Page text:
[all-commits] [llvm/llvm-project] 167e8f: [InstrProf] Minimal Block Coverage

Ellis Hoag via All-commits all-commits at lists.llvm.org
Wed Mar 29 16:24:34 PDT 2023

  Branch: refs/heads/main
  Home:   https://github.com/llvm/llvm-project
  Commit: 167e8f8b6b11db304b485b40403034497df69036
  Author: Ellis Hoag <ellis.sparky.hoag at gmail.com>
  Date:   2023-03-29 (Wed, 29 Mar 2023)

  Changed paths:
    A compiler-rt/test/profile/instrprof-block-coverage.c
    R compiler-rt/test/profile/instrprof-coverage.c
    A compiler-rt/test/profile/instrprof-entry-coverage.c
    A llvm/include/llvm/Transforms/Instrumentation/BlockCoverageInference.h
    A llvm/lib/Transforms/Instrumentation/BlockCoverageInference.cpp
    M llvm/lib/Transforms/Instrumentation/CMakeLists.txt
    M llvm/lib/Transforms/Instrumentation/InstrProfiling.cpp
    M llvm/lib/Transforms/Instrumentation/PGOInstrumentation.cpp
    M llvm/test/Transforms/PGOProfile/coverage.ll

  Log Message:
  [InstrProf] Minimal Block Coverage

This diff implements minimal block coverage instrumentation. When the `-pgo-block-coverage` option is used, basic blocks will be instrumented for block coverage using single byte booleans. The coverage of some basic blocks can be inferred from others, so not every basic block is instrumented. In fact, we found that only ~60% of basic blocks need to be instrumented. These differences lead to less size overhead when compared to instrumenting block counts. For example, block coverage on the clang binary has an overhead of 20 Mi (17%) compared to 56 Mi (47%) with block counts.

Even though block coverage profiles have less precision than block count profiles, they can still be used to guide optimizations. In `PGOUseFunc` we use block coverage to populate edge weights such that BFI gives nonzero counts to only covered blocks. We do this by 1) setting the entry count of covered functions to a large value, i.e., 10000 and 2) populating edge weights using block coverage. In the next diff https://reviews.llvm.org/D125743 we use BFI to guide the machine outliner to avoid outlining covered blocks. This `-pgo-block-coverage` option provides a trade off of generating less precise profiles for faster and smaller instrumented binaries.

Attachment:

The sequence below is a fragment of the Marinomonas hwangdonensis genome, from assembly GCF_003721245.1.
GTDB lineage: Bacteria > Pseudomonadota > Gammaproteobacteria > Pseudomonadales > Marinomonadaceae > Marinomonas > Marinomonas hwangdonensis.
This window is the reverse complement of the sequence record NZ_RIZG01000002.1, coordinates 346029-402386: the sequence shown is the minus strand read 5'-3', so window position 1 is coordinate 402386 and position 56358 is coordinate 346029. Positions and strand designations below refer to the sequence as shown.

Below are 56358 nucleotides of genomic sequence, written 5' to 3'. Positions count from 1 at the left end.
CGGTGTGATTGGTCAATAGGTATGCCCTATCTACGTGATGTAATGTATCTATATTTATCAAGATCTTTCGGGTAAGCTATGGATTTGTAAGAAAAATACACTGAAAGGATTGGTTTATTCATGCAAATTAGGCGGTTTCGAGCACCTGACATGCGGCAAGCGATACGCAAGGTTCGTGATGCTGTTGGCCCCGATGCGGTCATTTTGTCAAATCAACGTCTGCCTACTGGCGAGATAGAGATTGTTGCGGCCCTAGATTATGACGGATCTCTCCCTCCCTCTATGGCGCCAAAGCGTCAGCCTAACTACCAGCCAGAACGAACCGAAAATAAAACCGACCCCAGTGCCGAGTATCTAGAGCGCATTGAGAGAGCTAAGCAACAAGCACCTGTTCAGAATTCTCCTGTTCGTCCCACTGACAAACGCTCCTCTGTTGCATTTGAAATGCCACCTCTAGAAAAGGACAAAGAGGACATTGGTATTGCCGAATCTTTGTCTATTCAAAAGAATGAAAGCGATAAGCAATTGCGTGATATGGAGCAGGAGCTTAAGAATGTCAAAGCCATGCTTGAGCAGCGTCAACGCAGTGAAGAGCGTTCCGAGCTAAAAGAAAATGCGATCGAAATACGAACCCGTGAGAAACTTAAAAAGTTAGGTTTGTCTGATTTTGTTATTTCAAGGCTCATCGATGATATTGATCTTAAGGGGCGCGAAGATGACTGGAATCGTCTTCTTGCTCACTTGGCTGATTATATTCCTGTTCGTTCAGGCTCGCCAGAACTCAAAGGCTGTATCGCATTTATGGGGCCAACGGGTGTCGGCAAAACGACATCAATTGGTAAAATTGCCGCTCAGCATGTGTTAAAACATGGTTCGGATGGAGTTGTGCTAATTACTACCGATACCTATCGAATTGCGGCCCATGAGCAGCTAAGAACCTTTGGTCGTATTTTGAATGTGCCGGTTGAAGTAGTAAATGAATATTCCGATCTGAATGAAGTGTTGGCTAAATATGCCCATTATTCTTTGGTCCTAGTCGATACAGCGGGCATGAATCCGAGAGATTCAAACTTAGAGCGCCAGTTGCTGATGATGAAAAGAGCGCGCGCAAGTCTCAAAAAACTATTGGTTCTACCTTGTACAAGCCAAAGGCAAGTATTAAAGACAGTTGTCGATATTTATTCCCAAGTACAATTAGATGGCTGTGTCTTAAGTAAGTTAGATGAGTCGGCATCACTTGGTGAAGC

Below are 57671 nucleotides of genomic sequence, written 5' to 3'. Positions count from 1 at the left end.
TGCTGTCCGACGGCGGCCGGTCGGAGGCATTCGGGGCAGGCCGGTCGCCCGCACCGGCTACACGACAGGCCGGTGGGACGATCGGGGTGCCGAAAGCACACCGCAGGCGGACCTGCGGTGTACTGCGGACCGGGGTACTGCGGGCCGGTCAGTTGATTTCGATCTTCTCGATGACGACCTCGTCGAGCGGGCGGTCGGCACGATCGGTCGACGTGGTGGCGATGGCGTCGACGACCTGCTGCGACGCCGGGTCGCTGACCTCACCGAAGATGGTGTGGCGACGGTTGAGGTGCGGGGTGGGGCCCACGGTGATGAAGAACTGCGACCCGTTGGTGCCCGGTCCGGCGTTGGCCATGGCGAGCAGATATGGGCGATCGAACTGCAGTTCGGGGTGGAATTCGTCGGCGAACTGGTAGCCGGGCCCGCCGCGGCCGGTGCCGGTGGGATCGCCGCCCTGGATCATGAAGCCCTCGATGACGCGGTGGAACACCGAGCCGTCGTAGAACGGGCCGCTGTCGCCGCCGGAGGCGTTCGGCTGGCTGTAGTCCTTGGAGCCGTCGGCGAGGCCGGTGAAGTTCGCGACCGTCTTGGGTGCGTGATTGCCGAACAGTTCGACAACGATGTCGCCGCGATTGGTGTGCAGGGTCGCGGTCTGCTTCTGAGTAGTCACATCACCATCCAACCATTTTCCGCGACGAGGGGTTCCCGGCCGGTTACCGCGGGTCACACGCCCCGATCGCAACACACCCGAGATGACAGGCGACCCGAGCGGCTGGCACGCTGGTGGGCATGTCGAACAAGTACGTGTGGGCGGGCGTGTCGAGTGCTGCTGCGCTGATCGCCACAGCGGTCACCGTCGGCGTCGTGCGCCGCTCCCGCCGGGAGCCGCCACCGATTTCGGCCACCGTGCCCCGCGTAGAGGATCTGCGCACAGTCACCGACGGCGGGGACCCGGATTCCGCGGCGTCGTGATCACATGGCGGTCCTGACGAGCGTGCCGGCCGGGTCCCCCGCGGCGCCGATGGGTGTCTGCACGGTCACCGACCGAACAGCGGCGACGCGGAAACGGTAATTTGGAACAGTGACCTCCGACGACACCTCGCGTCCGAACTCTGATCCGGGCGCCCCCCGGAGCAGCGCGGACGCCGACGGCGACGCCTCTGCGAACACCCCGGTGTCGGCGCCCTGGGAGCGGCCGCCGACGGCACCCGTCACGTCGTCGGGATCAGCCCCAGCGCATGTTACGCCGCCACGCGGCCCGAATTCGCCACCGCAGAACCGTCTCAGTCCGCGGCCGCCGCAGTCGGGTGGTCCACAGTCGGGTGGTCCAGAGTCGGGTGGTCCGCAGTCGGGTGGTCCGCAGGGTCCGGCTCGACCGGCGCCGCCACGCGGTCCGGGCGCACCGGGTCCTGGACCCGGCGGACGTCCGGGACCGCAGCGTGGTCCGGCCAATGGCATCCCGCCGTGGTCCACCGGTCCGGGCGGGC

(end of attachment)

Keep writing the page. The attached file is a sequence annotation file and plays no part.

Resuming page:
The `BlockCoverageInference` class defines the algorithm to find the minimal set of basic blocks that need to be instrumented for coverage. This is different from the Kirchhoff circuit law optimization that is used for edge **counts** because that does not work for block **coverage**. The reason for this is that edge counts can be added together to find a missing count while block coverage cannot since they store boolean values. So we need a new algorithm to find which blocks must be instrumented.

The details on this algorithm can be found in this paper titled "Minimum Coverage Instrumentation": https://arxiv.org/abs/2208.13907

Special thanks to Julian Mestre for creating this block coverage inference algorithm.

Binary size of `clang` using `-O2`:

* Base
  * `.text`: 65.8 Mi
  * Total: 119 Mi
* IRPGO (`-fprofile-generate -mllvm -disable-vp -mllvm -debug-info-correlate`)
  * `.text`: 93.0 Mi
  * `__llvm_prf_cnts`: 14.5 Mi
  * Total: 175 Mi
* Minimal Block Coverage (`-fprofile-generate -mllvm -disable-vp -mllvm -debug-info-correlate -mllvm -pgo-block-coverage`)
  * `.text`: 82.1 Mi
  * `__llvm_prf_cnts`: 1.38 Mi
  * Total: 139 Mi

Reviewed By: spupyrev, kyulee

Differential Revision: https://reviews.llvm.org/D124490

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